WEA Guidelines are based on Acts and Executive Orders. They explain how the regulations are to be interpreted.
WEA Guidelines describe, among other things, how enterprises, etc. can plan and carry out their work, so as to ensure that the health and safety requirements are met. WEA Guidelines are not binding on the enterprises etc. but the Danish Working Environment Authority will take no further action if an enterprise has complied with the WEA Guidelines.
Assessment of working positions and movements
According to working environment legislation, working using unsuitable positions or movements must be avoided.
Classification of laboratories, production facilities
The Danish Working Environment Authority’s guidelines concern the classification of laboratories, glasshouses/growth-rooms, animal units, facilities, and the like (referred to as a "room" in these guidelines), where employees will be carrying out activities involving genetically modified organisms (GMOs). The guidelines also describe the requirements that the legislation stipulates for this.
Cooperation on health and safety at temporary or mobile work sites
These WEA Guidelines describe the special regulations that apply when organising cooperation on health and safety at temporary or mobile work sites in the building and construction industry. Special rules exist for precisely this sector because frequently there are particular working environment challenges at these work sites.
Floors and the risk of falls
These WEA guidelines are about why people fall on floors, including “trip and slip” incidents, as well as how to reduce the risk of falls.
Heavy workload and time pressure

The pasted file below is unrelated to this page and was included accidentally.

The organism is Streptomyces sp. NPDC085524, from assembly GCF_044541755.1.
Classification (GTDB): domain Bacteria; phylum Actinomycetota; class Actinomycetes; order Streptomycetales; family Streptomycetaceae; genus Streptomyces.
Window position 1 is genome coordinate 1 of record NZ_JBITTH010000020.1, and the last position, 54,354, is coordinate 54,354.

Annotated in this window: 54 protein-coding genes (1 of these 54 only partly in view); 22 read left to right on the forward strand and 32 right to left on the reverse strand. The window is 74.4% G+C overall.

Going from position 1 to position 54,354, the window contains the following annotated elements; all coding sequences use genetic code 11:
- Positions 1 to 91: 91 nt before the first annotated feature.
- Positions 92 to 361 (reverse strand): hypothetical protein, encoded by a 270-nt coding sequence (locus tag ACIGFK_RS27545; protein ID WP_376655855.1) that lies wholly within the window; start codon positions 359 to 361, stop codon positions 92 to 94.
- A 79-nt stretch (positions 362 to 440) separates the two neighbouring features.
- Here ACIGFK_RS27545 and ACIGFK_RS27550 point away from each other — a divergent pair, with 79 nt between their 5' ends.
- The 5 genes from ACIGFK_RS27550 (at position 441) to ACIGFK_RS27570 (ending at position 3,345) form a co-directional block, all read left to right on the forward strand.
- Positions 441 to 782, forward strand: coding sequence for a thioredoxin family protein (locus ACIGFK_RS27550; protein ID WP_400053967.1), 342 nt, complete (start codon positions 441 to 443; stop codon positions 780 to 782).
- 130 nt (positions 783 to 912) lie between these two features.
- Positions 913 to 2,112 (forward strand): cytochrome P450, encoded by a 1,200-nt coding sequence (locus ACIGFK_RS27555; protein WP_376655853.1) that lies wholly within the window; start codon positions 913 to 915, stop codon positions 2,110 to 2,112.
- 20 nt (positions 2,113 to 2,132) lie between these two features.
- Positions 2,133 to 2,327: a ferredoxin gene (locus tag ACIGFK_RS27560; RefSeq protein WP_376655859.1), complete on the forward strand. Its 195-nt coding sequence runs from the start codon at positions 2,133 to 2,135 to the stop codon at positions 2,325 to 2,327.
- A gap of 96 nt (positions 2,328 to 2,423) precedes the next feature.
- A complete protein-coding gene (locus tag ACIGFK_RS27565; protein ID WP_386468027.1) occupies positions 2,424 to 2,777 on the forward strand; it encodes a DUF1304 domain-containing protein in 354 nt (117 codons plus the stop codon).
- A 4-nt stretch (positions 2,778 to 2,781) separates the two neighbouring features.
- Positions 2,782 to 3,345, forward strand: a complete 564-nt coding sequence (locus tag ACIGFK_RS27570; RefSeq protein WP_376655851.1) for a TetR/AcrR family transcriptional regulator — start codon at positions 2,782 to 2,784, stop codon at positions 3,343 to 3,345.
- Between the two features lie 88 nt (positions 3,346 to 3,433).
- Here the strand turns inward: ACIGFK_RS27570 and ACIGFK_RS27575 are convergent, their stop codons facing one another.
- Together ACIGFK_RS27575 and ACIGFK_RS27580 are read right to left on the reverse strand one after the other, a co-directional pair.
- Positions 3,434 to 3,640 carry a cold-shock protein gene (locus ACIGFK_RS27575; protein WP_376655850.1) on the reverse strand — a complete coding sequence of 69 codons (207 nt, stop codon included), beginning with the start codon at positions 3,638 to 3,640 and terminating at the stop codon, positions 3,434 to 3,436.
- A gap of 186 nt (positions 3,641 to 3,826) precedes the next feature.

These WEA Guidelines describe the most important duties you have as an employer in your preventive work with heavy workload and time pressure, and what you can do to fulfil these duties.
High emotional demands when working with people
These WEA guidelines describe the most important duties you have as an employer in your preventive work on high emotional demands when working with people, and what you can do to fulfil these duties.
Lifting, pushing and pulling
The WEA Guideline provides information about working environment rules for manual work, how to assess the risk when working manually, how to avoid or prevent the risk of damage to health due to manual work, deals with manual work with objects.
Notifying hazardous substances and materials
The most important rules concerning the notification of hazardous substances and materials to the Product Registry. This recommendation relates to when companies producing or importing hazardous substances or materials must notify them to the Product Registry.
This WEA guideline outlines the legal requirements a company's risk assessment (APV) must fulfil. The guidelines are intended both for employees and companies and include suggestions on how to carry out a risk assessment.
Risk assessment of genetic engineering research projects
These guidelines describe the risk assessment that must be prepared for all genetic engineering projects, testing and production.
Unclear and conflicting demands at work
These WEA Guidelines describe the most important work duties you have as an employer to prevent unclear or conflicting demands at work, and what you can do to fulfil these duties.
Work at height from ropes
The most important rules précising when the employer can let work at height be carried out from ropes and how work from ropes is organised and performed in a completely safe and healthy way.
Certificates of crane drivers
The most important rules precising when the employer should have certificates of crane drivers.
Offshore Oil and Gas Operations
The WEA-guidelines on how to interpret regulation contained in offshore safety legislation can be found at